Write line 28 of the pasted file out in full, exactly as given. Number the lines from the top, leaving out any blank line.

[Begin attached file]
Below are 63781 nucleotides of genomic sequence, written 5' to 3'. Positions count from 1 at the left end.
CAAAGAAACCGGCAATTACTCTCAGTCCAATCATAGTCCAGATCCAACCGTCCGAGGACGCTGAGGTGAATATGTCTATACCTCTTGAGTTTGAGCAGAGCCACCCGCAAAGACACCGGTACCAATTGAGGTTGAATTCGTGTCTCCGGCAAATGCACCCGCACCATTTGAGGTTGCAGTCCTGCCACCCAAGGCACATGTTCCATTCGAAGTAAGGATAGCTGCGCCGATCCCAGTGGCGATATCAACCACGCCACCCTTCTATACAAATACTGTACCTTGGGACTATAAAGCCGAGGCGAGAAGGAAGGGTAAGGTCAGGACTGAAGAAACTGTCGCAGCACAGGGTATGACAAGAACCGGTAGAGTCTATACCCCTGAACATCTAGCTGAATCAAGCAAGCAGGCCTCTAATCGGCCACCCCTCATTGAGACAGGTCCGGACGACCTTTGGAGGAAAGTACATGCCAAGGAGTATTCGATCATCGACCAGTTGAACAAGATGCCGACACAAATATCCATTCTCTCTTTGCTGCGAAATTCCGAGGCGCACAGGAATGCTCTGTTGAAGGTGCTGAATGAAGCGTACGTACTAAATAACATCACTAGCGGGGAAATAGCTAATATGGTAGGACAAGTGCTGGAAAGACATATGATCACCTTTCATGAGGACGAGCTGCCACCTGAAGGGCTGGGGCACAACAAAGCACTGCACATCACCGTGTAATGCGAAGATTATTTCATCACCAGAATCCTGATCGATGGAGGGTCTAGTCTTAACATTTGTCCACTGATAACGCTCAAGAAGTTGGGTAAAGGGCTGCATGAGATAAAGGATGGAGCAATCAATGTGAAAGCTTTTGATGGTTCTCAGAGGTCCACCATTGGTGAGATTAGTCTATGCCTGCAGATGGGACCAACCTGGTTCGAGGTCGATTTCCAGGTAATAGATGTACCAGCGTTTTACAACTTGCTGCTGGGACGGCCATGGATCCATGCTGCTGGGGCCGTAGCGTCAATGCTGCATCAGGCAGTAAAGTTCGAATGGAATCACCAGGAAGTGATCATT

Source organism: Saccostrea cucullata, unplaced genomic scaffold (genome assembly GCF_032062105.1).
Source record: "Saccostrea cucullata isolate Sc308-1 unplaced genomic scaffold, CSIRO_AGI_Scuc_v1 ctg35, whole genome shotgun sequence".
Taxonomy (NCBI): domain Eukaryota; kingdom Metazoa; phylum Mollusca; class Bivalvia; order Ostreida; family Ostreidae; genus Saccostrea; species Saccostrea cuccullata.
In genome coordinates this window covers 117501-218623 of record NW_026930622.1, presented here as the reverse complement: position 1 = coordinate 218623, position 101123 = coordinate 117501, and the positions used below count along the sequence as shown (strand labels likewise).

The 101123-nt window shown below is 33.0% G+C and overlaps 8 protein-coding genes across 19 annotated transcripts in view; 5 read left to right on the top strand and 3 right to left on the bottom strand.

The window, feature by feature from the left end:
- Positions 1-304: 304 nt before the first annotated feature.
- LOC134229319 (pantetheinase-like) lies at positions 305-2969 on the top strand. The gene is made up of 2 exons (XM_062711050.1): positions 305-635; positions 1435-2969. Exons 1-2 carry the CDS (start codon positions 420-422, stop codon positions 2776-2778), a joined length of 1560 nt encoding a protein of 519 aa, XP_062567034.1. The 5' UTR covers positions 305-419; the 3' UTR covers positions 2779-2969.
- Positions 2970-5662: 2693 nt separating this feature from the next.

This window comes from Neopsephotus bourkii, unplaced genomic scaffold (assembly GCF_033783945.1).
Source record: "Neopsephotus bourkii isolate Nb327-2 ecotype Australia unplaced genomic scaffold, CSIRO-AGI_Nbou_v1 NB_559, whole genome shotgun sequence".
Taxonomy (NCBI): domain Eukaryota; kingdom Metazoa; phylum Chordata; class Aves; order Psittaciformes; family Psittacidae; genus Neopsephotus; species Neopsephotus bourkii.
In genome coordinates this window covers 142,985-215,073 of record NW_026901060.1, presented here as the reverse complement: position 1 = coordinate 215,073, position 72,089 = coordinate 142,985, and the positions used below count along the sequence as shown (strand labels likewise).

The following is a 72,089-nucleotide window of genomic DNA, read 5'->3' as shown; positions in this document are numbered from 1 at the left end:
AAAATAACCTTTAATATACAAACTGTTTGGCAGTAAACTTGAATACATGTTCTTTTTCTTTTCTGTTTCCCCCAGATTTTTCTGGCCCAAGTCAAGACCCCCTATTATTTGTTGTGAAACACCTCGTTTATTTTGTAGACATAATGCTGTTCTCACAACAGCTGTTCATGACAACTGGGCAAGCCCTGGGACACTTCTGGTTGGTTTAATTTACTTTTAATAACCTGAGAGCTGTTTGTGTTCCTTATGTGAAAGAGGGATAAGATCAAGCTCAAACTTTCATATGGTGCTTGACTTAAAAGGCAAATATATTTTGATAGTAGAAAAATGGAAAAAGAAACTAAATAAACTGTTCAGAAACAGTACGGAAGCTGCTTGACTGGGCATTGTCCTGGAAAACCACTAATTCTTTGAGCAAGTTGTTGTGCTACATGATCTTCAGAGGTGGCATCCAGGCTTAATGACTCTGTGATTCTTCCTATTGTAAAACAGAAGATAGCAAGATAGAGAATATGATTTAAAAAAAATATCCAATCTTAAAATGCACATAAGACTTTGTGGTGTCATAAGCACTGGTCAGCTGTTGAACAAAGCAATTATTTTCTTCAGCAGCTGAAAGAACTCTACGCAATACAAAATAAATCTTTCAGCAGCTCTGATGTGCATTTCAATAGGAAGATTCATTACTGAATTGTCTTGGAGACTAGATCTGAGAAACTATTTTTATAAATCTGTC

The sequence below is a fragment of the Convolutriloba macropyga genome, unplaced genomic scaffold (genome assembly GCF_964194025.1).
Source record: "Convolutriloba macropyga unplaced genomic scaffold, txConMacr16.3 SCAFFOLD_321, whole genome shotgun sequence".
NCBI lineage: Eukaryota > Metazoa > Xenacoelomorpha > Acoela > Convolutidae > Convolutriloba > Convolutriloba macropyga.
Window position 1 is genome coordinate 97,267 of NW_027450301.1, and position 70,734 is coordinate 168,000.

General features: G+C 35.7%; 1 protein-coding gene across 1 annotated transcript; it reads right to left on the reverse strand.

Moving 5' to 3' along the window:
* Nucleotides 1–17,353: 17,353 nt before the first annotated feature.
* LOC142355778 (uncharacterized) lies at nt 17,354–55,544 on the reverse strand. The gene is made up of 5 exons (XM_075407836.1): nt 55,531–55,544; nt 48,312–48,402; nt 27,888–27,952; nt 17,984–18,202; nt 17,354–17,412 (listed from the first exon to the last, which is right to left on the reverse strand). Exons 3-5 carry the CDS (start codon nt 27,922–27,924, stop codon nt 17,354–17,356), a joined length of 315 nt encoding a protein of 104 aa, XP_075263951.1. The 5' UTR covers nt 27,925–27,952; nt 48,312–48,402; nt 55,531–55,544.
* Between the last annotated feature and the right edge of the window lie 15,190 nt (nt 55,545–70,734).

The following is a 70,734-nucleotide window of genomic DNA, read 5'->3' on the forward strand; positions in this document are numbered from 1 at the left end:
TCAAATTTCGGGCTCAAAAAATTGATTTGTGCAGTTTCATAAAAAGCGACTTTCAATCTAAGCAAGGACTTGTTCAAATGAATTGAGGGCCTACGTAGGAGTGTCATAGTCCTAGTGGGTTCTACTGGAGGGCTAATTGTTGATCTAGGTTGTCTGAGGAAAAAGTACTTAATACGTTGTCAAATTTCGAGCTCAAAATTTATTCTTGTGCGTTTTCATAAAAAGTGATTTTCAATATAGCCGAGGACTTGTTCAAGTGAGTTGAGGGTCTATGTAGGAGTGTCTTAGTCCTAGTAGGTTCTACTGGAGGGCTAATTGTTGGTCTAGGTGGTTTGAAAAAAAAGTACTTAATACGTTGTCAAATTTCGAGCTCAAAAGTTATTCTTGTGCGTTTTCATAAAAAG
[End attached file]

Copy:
TCAAATTTCGGGCTCAAAAAATTGATTTGTGCAGTTTCATAAAAAGCGACTTTCAATCTAAGCAAGGACTTGTTCAAATGAATTGAGGGCCTACGTAGGAGTGTCATAGTCCTAGTGGGTTCTACTGGAGGGCTAATTGTTGATCTAGGTTGTCTGAGGAAAAAGTACTTAATACGTTGTCAAATTTCGAGCTCAAAATTTATTCTTGTGCGTTTTCATAAAAAGTGATTTTCAATATAGCCGAGGACTTGTTCAAGTGAGTTGAGGGTCTATGTAGGAGTGTCTTAGTCCTAGTAGGTTCTACTGGAGGGCTAATTGTTGGTCTAGGTGGTTTGAAAAAAAAGTACTTAATACGTTGTCAAATTTCGAGCTCAAAAGTTATTCTTGTGCGTTTTCATAAAAAG